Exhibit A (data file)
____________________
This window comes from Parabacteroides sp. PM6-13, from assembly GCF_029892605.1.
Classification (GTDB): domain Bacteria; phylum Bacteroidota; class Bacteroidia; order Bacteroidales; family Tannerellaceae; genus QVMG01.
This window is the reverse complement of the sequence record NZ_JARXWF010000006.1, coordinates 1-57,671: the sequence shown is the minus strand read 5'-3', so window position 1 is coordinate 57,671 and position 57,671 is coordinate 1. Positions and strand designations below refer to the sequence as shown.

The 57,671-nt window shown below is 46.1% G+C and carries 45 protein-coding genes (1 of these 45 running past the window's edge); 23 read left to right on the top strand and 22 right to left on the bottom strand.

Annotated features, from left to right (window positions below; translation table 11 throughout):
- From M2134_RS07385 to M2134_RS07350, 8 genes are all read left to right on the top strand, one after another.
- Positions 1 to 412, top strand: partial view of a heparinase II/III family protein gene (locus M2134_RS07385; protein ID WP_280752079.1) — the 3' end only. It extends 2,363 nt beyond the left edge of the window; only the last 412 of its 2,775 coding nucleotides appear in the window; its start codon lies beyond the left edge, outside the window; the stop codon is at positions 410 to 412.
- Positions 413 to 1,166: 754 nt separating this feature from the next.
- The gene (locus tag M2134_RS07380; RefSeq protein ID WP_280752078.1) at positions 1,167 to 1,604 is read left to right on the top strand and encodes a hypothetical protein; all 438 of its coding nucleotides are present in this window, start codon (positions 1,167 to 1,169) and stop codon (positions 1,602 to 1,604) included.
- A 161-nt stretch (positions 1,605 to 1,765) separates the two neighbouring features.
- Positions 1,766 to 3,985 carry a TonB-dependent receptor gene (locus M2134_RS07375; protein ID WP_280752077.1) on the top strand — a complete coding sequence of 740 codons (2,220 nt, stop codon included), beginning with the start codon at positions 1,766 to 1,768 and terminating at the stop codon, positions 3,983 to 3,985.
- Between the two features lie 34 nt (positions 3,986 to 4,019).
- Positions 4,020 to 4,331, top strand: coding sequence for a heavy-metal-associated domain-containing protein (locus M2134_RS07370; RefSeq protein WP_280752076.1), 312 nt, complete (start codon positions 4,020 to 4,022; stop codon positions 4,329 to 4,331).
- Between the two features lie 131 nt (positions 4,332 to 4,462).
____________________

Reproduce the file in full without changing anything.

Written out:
This window comes from Parabacteroides sp. PM6-13, from assembly GCF_029892605.1.
Classification (GTDB): domain Bacteria; phylum Bacteroidota; class Bacteroidia; order Bacteroidales; family Tannerellaceae; genus QVMG01.
This window is the reverse complement of the sequence record NZ_JARXWF010000006.1, coordinates 1-57,671: the sequence shown is the minus strand read 5'-3', so window position 1 is coordinate 57,671 and position 57,671 is coordinate 1. Positions and strand designations below refer to the sequence as shown.

The 57,671-nt window shown below is 46.1% G+C and carries 45 protein-coding genes (1 of these 45 running past the window's edge); 23 read left to right on the top strand and 22 right to left on the bottom strand.

Annotated features, from left to right (window positions below; translation table 11 throughout):
- From M2134_RS07385 to M2134_RS07350, 8 genes are all read left to right on the top strand, one after another.
- Positions 1 to 412, top strand: partial view of a heparinase II/III family protein gene (locus M2134_RS07385; protein ID WP_280752079.1) — the 3' end only. It extends 2,363 nt beyond the left edge of the window; only the last 412 of its 2,775 coding nucleotides appear in the window; its start codon lies beyond the left edge, outside the window; the stop codon is at positions 410 to 412.
- Positions 413 to 1,166: 754 nt separating this feature from the next.
- The gene (locus tag M2134_RS07380; RefSeq protein ID WP_280752078.1) at positions 1,167 to 1,604 is read left to right on the top strand and encodes a hypothetical protein; all 438 of its coding nucleotides are present in this window, start codon (positions 1,167 to 1,169) and stop codon (positions 1,602 to 1,604) included.
- A 161-nt stretch (positions 1,605 to 1,765) separates the two neighbouring features.
- Positions 1,766 to 3,985 carry a TonB-dependent receptor gene (locus M2134_RS07375; protein ID WP_280752077.1) on the top strand — a complete coding sequence of 740 codons (2,220 nt, stop codon included), beginning with the start codon at positions 1,766 to 1,768 and terminating at the stop codon, positions 3,983 to 3,985.
- Between the two features lie 34 nt (positions 3,986 to 4,019).
- Positions 4,020 to 4,331, top strand: coding sequence for a heavy-metal-associated domain-containing protein (locus M2134_RS07370; RefSeq protein WP_280752076.1), 312 nt, complete (start codon positions 4,020 to 4,022; stop codon positions 4,329 to 4,331).
- Between the two features lie 131 nt (positions 4,332 to 4,462).